Friday, January 15, 2010

Inspiring Haitian Story

Prophetically, last month two good friends sent us a Christmas present: Tracy Kidder's "Mountains Beyond Mountains: The Quest of Dr. Paul Farmer, a Man Who Would Cure the World." Accompanying the gift was a note urging us to read it because it was "the most inspiring book we've ever read."

It was an unexpected, odd gift from these friends of ours. She Who Must Be Obeyed decided to read it to see what our friends meant. She was halfway through the book when the earthquake struck Haiti.

Normally, She Who Must Be Obeyed is hard to impress. Working, as she does, with all manner of people in the legal system she's also rather cynical about "inspirational stories." But she has become very enthusiastic about Dr. Farmer's story. It is, she says, every bit as inspiring as our friends promised:
At the center of Mountains Beyond Mountains stands Paul Farmer. Doctor, Harvard professor, renowned infectious-disease specialist, anthropologist, the recipient of a MacArthur "genius" grant, world-class Robin Hood. Farmer was brought up in a bus and on a boat, and in medical school found his life's calling: to diagnose and cure infectious diseases and to bring the lifesaving tools of modern medicine to those who need them most. This magnificent book shows how radical change can be fostered in situations that seem insurmountable, and it also shows how a meaningful life can be created, as Farmer -- brilliant, charismatic, charming, both a leader in international health and a doctor who finds time to make house calls in Boston and the mountains of Haiti — blasts through convention to get results.

Mountains Beyond Mountains takes us from Harvard to Haiti, Peru, Cuba, and Russia as Farmer changes minds and practices through his dedication to the philosophy that "the only real nation is humanity." He enlists the help of the Gates Foundation, George Soros, the U.N.'s World Health Organization, and others in his quest to cure the world. At the heart of this book is the example of a life based on hope, and on an understanding of the truth of the Haitian proverb "Beyond mountains there are mountains": as you solve one problem, another problem presents itself, and so you go on and try to solve that one too.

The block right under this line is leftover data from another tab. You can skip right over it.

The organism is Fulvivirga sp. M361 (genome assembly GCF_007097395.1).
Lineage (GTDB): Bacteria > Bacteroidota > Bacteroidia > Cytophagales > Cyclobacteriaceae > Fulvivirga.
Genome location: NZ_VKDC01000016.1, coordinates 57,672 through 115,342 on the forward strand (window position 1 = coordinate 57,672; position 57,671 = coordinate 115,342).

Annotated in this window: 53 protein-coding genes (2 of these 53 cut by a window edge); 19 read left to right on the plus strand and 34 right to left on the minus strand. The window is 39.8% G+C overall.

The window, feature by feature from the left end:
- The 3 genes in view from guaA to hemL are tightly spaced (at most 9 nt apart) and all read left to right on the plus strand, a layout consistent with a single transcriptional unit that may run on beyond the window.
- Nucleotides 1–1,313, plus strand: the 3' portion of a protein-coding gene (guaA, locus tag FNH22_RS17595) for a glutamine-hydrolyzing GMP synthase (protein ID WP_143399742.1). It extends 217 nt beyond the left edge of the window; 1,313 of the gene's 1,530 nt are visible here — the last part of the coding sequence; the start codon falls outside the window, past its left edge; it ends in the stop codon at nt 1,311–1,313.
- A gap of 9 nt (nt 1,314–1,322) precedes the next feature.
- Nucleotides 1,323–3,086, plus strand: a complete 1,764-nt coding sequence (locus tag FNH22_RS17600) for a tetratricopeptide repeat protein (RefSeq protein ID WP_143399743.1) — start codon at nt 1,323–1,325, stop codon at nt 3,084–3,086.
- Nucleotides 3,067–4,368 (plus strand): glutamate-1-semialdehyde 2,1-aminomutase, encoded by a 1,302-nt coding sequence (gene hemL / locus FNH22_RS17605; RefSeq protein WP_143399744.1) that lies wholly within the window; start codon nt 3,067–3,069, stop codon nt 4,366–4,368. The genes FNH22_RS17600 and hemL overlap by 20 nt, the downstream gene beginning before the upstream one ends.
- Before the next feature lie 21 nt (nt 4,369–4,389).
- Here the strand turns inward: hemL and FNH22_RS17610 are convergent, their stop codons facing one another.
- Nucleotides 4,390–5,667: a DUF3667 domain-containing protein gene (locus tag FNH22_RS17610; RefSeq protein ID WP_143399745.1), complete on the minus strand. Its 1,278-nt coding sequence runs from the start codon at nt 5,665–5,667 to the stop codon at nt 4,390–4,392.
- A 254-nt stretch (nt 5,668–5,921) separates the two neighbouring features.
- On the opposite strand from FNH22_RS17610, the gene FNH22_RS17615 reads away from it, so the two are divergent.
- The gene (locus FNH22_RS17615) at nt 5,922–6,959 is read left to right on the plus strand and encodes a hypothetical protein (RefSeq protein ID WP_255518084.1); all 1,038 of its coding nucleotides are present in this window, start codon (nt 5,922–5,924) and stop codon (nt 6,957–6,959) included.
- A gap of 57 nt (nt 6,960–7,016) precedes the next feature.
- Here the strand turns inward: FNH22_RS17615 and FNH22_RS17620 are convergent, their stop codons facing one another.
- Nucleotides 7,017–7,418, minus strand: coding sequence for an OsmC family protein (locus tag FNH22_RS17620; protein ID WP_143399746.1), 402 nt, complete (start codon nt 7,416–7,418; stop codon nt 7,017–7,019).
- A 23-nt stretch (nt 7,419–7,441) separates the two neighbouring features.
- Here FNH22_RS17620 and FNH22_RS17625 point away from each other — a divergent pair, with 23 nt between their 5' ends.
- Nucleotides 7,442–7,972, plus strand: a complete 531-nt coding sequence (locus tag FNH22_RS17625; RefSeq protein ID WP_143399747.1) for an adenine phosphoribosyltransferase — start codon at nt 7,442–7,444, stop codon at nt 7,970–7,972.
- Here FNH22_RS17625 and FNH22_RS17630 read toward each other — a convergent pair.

"Mountains Beyond Mountains unfolds with the force of a gathering revelation," says Annie Dillard, and Jonathan Harr says, "[Farmer] wants to change the world. Certainly this luminous and powerful book will change the way you see it."
The New Yorker has a free excerpt from Kidder's July 10, 2000, 17-page magazine article which was expanded for the book. It would be timely to buy the book here, here, or here and read it after you make a donation to Haitian relief.


Anonymous said...

I read the Farmer book it was really very good and I don't generally like non-fiction. Highly recommend.

Anonymous said...

Saw Kidder on Maddow last night and ordered the book today. He is an excellent spokesperson for the plight of the Haitian people. He was quite frank in his observations, and inspiring in regards to his work.